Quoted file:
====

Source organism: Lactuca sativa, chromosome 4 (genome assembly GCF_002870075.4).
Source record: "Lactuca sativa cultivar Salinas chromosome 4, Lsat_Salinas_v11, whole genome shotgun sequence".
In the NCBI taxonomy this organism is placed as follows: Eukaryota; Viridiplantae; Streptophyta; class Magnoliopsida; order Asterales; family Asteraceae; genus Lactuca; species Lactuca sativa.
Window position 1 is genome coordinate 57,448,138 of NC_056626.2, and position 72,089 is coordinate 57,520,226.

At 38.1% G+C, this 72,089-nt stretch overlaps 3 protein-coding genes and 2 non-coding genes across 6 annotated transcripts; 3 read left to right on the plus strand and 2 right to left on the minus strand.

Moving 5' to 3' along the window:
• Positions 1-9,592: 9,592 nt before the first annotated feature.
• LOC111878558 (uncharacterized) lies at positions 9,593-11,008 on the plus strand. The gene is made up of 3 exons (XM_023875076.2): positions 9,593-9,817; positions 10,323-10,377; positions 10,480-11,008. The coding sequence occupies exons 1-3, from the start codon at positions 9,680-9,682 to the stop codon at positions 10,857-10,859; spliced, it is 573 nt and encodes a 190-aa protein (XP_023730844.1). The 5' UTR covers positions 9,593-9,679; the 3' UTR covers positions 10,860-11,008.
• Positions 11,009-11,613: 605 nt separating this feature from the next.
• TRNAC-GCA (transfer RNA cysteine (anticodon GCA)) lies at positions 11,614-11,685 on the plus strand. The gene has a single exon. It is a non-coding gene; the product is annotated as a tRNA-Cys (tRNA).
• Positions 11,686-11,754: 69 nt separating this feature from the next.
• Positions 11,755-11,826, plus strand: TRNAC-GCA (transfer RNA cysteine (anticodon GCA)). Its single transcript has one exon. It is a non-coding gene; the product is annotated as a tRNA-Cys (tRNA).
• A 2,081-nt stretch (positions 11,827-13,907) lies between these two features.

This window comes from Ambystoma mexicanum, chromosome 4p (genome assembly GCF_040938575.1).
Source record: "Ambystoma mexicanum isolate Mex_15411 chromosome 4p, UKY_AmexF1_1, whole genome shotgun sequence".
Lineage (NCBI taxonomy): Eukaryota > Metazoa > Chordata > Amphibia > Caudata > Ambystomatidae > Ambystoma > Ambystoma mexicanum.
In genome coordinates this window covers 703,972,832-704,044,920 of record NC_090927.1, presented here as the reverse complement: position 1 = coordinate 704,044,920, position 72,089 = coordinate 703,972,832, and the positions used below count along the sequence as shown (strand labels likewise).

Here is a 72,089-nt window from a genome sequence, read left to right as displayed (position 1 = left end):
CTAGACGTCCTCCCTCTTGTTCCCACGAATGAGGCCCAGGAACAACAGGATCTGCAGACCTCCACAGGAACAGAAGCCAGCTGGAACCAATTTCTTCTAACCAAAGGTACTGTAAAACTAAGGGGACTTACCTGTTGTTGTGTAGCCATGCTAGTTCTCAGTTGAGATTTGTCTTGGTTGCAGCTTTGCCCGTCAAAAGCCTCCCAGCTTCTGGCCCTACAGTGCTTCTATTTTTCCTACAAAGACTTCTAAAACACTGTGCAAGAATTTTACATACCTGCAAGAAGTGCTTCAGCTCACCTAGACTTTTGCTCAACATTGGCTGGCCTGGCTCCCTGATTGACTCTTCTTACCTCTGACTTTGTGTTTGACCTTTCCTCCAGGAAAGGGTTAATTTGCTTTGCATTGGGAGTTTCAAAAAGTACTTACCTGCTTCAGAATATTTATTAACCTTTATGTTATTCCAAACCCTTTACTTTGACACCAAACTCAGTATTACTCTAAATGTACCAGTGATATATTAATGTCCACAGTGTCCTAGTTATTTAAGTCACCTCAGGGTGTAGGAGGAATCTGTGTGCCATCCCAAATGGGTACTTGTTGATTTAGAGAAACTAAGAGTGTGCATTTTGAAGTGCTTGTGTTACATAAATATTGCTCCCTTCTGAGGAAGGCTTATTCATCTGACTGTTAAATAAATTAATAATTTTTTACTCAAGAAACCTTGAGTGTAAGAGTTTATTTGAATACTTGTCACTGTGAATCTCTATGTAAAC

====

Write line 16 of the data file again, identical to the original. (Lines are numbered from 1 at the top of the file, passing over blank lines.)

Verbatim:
Lineage (NCBI taxonomy): Eukaryota > Metazoa > Chordata > Amphibia > Caudata > Ambystomatidae > Ambystoma > Ambystoma mexicanum.